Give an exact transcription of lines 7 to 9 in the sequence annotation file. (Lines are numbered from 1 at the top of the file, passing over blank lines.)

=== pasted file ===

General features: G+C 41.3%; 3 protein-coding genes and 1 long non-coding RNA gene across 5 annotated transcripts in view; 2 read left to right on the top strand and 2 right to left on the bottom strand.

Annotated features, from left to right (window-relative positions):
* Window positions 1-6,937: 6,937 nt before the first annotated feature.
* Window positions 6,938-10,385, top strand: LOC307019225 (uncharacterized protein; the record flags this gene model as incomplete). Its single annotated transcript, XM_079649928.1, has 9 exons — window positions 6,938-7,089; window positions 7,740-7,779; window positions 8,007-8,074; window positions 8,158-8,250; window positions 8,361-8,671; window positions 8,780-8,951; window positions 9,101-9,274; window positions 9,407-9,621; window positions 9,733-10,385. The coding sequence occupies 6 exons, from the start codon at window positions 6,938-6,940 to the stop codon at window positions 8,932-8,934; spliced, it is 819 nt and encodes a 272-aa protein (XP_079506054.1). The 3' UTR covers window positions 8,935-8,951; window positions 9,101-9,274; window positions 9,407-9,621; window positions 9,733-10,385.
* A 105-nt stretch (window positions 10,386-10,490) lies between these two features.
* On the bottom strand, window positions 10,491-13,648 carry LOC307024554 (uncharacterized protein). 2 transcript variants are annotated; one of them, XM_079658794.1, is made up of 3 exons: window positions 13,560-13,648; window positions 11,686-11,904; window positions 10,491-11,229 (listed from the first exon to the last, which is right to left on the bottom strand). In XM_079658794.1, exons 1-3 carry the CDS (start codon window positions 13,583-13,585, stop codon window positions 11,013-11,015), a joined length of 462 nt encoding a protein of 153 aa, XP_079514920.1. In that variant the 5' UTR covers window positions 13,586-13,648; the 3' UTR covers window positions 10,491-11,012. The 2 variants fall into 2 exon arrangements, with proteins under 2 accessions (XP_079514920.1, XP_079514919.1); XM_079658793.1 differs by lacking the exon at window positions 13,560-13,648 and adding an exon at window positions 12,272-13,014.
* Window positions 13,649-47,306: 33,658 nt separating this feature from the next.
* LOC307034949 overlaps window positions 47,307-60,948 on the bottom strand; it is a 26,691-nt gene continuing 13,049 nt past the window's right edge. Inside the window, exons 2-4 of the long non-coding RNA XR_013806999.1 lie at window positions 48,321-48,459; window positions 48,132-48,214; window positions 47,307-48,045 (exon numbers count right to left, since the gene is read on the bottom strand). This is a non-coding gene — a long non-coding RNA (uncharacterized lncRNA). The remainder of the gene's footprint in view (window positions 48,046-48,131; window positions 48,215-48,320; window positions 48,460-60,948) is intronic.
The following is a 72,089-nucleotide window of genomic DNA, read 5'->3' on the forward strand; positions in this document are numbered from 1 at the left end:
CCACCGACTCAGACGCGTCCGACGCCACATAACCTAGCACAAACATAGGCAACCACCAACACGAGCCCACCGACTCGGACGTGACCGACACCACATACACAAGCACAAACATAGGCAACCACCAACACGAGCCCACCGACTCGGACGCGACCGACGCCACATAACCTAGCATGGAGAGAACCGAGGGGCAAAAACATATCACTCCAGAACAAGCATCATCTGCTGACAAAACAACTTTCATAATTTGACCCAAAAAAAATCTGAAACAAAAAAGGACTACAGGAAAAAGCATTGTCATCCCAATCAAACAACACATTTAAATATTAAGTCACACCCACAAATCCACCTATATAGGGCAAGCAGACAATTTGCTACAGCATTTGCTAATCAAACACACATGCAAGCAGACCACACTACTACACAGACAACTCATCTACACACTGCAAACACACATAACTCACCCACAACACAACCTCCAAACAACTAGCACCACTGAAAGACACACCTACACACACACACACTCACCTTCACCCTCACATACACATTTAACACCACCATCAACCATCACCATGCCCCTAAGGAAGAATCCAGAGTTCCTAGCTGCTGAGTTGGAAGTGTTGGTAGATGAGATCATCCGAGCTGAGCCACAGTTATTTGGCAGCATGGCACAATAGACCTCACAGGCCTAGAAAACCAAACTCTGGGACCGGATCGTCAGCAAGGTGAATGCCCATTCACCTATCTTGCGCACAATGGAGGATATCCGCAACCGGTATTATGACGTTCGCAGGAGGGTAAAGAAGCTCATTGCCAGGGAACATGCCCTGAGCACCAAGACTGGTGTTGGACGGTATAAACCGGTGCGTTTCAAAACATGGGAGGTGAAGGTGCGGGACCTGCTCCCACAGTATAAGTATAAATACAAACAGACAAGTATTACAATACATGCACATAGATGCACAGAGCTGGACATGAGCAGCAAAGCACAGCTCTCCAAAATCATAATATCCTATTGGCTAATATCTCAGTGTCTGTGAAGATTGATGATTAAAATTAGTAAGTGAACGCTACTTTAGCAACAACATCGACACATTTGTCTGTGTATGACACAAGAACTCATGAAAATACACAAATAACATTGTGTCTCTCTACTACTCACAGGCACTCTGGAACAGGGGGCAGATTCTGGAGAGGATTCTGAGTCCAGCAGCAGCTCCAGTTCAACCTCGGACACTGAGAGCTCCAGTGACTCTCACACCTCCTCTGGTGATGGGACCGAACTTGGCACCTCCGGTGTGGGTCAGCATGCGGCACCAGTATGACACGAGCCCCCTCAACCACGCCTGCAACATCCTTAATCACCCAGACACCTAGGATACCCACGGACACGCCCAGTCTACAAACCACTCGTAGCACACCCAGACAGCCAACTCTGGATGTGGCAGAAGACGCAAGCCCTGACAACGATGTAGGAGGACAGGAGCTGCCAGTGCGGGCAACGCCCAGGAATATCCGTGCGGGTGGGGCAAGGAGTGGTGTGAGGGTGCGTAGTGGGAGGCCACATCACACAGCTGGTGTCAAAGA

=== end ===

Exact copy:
* Window positions 13,649-47,306: 33,658 nt separating this feature from the next.
* LOC307034949 overlaps window positions 47,307-60,948 on the bottom strand; it is a 26,691-nt gene continuing 13,049 nt past the window's right edge. Inside the window, exons 2-4 of the long non-coding RNA XR_013806999.1 lie at window positions 48,321-48,459; window positions 48,132-48,214; window positions 47,307-48,045 (exon numbers count right to left, since the gene is read on the bottom strand). This is a non-coding gene — a long non-coding RNA (uncharacterized lncRNA). The remainder of the gene's footprint in view (window positions 48,046-48,131; window positions 48,215-48,320; window positions 48,460-60,948) is intronic.
The following is a 72,089-nucleotide window of genomic DNA, read 5'->3' on the forward strand; positions in this document are numbered from 1 at the left end: